Marshall Watson is a doctoral student in the Department of History at Yale University. His fields of study include the Ottoman Empire and modern Middle East, modern Africa, and global environmental history.
Broadly construed, his research interests lie in environmental transformations of the Middle East and Northeast Africa during the long nineteenth century. In particular, his work investigates state interactions with untamed geographies and how such spaces are imagined or remade in service of legibility. By exploring the details of such state ventures, Marshall explicates the obscure histories and intellectual genealogies at play in the making and remaking of unproductive or dangerous geographies.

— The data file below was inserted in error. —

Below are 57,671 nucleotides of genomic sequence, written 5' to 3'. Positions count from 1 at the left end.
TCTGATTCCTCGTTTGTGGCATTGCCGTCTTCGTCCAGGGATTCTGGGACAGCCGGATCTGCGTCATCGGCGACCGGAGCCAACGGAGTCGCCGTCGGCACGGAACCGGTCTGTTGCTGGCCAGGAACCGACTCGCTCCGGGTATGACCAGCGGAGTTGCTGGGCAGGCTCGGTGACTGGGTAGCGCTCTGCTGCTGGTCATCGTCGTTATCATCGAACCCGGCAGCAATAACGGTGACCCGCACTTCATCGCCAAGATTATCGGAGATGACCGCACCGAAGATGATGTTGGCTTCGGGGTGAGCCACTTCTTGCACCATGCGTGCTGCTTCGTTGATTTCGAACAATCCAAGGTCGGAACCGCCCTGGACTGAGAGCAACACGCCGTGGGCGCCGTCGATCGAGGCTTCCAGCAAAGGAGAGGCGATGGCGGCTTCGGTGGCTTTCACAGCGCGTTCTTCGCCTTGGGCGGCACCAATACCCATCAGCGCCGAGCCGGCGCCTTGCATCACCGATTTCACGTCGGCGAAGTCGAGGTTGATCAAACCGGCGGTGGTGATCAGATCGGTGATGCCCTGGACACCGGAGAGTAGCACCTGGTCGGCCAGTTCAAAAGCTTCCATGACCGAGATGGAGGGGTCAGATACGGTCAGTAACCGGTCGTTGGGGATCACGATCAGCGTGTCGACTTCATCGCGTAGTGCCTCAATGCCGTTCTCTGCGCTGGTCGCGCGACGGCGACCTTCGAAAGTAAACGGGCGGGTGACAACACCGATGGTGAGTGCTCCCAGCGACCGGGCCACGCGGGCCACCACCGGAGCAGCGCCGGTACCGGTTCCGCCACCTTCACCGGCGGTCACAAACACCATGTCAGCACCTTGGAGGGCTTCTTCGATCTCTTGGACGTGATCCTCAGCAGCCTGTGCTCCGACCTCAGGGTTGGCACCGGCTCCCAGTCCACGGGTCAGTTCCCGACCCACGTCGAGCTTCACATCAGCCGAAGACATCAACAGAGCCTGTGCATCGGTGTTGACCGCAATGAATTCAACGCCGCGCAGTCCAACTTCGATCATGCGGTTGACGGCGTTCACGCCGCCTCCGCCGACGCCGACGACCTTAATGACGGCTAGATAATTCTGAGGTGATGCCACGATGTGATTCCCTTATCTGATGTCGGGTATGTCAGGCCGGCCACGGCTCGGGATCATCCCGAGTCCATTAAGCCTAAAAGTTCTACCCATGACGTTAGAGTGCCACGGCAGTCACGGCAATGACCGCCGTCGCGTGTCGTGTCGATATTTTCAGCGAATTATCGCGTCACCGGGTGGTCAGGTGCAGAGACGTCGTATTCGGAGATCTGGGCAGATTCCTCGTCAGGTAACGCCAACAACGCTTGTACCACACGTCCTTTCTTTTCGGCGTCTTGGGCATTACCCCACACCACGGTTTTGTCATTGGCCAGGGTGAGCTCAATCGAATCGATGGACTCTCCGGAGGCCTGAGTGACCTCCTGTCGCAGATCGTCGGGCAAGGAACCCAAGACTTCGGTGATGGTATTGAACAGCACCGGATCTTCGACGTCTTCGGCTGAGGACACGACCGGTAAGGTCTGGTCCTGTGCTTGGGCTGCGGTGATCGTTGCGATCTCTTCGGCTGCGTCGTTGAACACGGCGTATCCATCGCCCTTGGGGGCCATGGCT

Before attending Yale, Marshall received an MA from the University of Chicago Center for Middle Eastern Studies, where he produced a thesis on Palestinian historian Ihsan al-Nimr’s Tarikh Jabal Nablus wal-Balqa’ and his inter-war era nostalgic imagining of Nablus between the 1908 Young Turk Revolution and First World War.
Originally from Georgia, he received a BA in International Affairs from Kennesaw State University where he first engaged in critical study of Middle East history and the Arabic language.